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Arc Welding Mild Steel and GMAW/GTAW Welding

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1 Arc Welding Mild Steel and GMAW/GTAW Welding
Unit 27 Arc Welding Mild Steel and GMAW/GTAW Welding

2 Safety Procedures Welding area should consist of metal benches
booths made of fireproof or fire-resistant materials fire extinguishers for class a, b, and c fires safety equipment, first-aid kit, and wool fire blanket buckets of water no oil, grease, paper, sawdust, rags, or other flammable materials

3 Safety Procedures (continued)
Personal protection #10 shade lens with safety glasses or a flip-up lens Fire-resistant coveralls High leather shoes Leather gloves Cover all exposed skin

4 Setting Up Pick appropriate electrode Eliminate fire hazards
Gather all necessary materials Make sure the welding machine has suitable welding cables Put on safety clothing including helmet Select your amperage Be sure the metal is clean and free of any oil, grease, or rust Strike the arc

5 Beads A bead is produced by handling the electrode so that there is a proper mix of base and filler metal Stringer bead: made without weaving Weaving: moving the electrode back and forth (side to side) to create a wider bead

6 Running a Bead Electrode angle Obtain correct arc length
Lean slightly in the direction of travel; usually a 75° to 80° angle (or 10° to 15° from vertical) Obtain correct arc length Move across metal at a uniform travel speed Check for correct amperage setting (semicircles should be wider than they are long) If weaving for the first time, start using a circular pattern

7 Butt Welds Butt joint: pieces placed end to end or edge to edge
Leave a gap between the two pieces that is about the thickness of the electrode core Be sure all slag is removed between beads to ensure a solid weld without voids

8 Fillet Welds Fillet joint: two parts come together to form a 90-degree angle Be sure to prepare the vertical piece so the weld metal will fuse both pieces completely Follow a procedure similar to butt welds Remember that heat rises, so watch the top piece for overheating

9 Welding Positions Horizontal: moving horizontally across a vertical piece of metal Vertical: moving up or down across vertical piece of metal (weaving is not recommended) Overhead: the metal is positioned above the welder

10 Pipe When welding pipe Use E6013 Generally welded without grinding
Maintain same arc length used for straight areas Flatten ends first

11 GMAW Welding GMAW: Gas Metal Arc Welding
Uses short-circuit arc method to transfer weld material Uses thin welding rods, low current, and low voltage Welding wire is fed automatically at a constant speed Produces a short arc between base metal and wire Ideal for exhaust system work installing trailer hitches and truck bumpers repairing mechanical supports

12 GMAW Safety Follow manufacturer’s recommendations
Check all cables and be sure equipment is properly grounded Wear protective clothing Use approved helmet Never touch electrical connections or wires while switch is on Never weld in wet locations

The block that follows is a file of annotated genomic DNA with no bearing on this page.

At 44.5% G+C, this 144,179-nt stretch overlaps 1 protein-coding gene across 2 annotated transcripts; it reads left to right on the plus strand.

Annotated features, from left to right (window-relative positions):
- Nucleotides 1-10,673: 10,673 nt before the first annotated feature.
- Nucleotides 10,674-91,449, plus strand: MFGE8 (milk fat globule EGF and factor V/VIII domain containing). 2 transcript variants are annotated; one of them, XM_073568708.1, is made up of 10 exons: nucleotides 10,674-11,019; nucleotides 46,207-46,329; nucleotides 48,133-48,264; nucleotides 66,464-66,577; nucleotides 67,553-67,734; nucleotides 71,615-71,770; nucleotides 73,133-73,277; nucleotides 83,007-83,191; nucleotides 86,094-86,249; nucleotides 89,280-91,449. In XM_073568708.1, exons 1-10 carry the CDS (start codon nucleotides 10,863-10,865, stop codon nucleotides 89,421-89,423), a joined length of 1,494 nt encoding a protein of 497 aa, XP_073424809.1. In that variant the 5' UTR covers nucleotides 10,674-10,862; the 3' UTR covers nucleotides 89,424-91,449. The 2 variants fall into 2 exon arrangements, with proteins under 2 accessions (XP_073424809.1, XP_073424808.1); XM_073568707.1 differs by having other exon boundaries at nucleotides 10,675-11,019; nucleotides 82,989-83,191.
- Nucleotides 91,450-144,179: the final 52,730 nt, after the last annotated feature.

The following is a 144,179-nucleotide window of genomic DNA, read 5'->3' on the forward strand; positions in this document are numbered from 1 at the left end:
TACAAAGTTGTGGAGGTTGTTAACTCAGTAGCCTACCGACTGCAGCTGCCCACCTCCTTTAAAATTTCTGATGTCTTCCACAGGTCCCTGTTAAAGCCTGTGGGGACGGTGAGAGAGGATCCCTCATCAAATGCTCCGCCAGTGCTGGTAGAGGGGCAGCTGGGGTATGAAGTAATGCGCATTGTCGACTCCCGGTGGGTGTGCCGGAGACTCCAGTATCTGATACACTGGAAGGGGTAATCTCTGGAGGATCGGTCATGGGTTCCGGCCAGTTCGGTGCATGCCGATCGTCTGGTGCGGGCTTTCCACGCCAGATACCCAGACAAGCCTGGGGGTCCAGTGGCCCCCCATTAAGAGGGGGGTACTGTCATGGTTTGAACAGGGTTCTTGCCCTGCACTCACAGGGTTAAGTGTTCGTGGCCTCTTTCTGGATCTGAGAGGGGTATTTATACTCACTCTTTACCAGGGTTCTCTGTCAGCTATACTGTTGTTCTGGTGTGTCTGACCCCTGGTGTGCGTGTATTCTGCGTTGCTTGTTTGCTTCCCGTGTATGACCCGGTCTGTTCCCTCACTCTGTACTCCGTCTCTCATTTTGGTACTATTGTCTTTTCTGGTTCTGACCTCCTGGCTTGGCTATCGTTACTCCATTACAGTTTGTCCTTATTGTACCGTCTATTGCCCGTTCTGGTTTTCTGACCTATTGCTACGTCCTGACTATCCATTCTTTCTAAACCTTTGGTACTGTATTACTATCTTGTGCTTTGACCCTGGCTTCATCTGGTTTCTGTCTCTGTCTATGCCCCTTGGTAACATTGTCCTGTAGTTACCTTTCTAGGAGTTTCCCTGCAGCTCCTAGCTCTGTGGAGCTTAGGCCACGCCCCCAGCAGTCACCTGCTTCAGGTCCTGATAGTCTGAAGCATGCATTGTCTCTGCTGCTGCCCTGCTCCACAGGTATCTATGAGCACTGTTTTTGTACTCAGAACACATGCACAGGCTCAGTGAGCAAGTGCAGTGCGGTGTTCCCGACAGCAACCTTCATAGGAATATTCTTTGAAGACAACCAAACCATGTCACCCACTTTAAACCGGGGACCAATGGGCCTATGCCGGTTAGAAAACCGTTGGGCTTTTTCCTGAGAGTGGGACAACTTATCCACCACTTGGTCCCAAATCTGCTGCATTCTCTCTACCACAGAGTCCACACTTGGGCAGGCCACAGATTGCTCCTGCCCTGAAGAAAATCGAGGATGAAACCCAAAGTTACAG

13 GMAW Safety (continued)
No flammable materials in clothing pockets Handle hot metal with pliers or tongs Weld only in well-ventilated areas Do not do your own repair work on welding equipment When finished, be sure equipment is turned off and safely stored

14 GMAW Equipment Most equipment is semiautomatic Components
shielding gas supplied by a regulator wire speed/feed control spool of electrode wire welder connected to electrical power supply work cable and clamp assembly welding gun and cable assembly

15 GTAW Welding GTAW: Gas Tungsten Arc Welding
Used to weld very light, thin metals Originally used DC current, today most use AC current (which provides a better weld) Slower than GMAW welding Similar in some ways to oxyacetylene welding

16 GTAW Safety Use the same safety procedures as GMAW welding
Wear hearing protection when utilizing pulsed-power and high-current settings Never touch the tungsten electrode with body parts or the filler rod Keep the settings within the limits set by the manufacturer

17 GTAW Equipment Three major components
power supply welding gun gas cylinder with flow meter AC welding is primarily used for nonferrous metals Cups available in variety of sizes and flow rates Foot control also available Electrodes available in 1/16-, 3/32-, and 1/8-inch diameters

18 Plasma Arc Welding Creates an ionized gas called plasma
Plasma conducts electricity and produces very intense heat in a small, concentrated area Metal melts and fuses together quickly Provides a very stable arc Makes use of low amperage currents, which allow the welding of very small instruments

19 Automated and Robotic Welding
Newest process in welding Uses computer control and robots Used on assembly lines Very efficient and produces high-quality welds Very expensive and reserved for high-output productions

20 Important Terms Pad: practice metal
Crater: a low spot in the metal where the force of the arc has pushed out molten metal Pass: one bead or layer of filler metal Root pass: the first and most important welding pass

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